Wisconsin DOJ begins training Critical Incident Response Teams for schools
MADISON, Wis. — The Wisconsin Department of Justice says its Office of School Safety has started training 12 Critical Incident Response Teams around the state to provide all schools access to regional support teams if a critical incident happens.
The response teams would be available to respond to any sudden and unexpected events that could cause trauma within the school community and overwhelm the normal coping mechanisms the school district would have, according to the DOJ.
Those critical incidents could include acts of violence, natural disasters, serious injuries to students or staff, suicide, community turmoil, intruders, an AMBER Alert or hate crimes.
“We must take a comprehensive approach to school safety,” Attorney General Josh Kaul said in a statement announcing the training. “By creating regional Critical Incident Response Teams for schools across Wisconsin, our Office of School Safety and the partners participating in this program will ensure that resources and support are available if a critical incident takes place at any Wisconsin school.”
The DOJ says the program is designed to minimize the psychological impact of critical incidents and help stabilize the community. The DOJ believes Wisconsin is the first state to put regionally-based Critical Incident Response Teams into place on a statewide level.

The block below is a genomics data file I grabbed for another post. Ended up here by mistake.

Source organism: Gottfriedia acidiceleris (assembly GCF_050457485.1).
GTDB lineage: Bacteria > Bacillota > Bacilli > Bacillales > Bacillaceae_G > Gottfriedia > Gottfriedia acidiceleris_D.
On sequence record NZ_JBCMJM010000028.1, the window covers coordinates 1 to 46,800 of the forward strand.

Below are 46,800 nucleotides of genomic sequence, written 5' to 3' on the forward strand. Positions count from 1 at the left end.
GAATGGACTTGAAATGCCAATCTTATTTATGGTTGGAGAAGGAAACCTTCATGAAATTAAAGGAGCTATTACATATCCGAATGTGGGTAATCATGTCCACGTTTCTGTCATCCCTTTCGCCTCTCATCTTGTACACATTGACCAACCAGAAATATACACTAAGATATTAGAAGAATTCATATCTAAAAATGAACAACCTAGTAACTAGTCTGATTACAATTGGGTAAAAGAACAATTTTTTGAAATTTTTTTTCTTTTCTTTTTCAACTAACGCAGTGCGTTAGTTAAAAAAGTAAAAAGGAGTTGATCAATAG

Director of the Department of Justice’s Office of School Safety, Trish Kilpin, says they hope to provide evidence-based trauma support in the event of a traumatic incident.
“Having an effective crisis response really mitigates or reduces the intensity of the trauma for school children and adults,” Kilpin said. “So, we would like these teams to be able to help guide the processes that happen in districts after an acute event and be able to respond in ways that, research shows us, reduces trauma.”
The multi-disciplinary teams are made up of volunteers and include law enforcement officers, school administrators, counselors, psychologists, social workers, nurses, teachers, school safety experts and other professions.
Each member of the teams will have to attend one of four training sessions held around the state this summer. The DOJ says the training is designed to give the team members techniques to best respond after a critical incident and will help create uniformity in response and support.
The response team training is funded by a federal grant and Kilpin says she hopes it can continue even after that money runs out.
“Our Critical Incident Response Team is the result of a federal grant that we obtained and we have high hopes to keep the work going beyond the implementation phase, which the grant covers,” Kilpin said.
The program is expected to be fully implemented by this fall.
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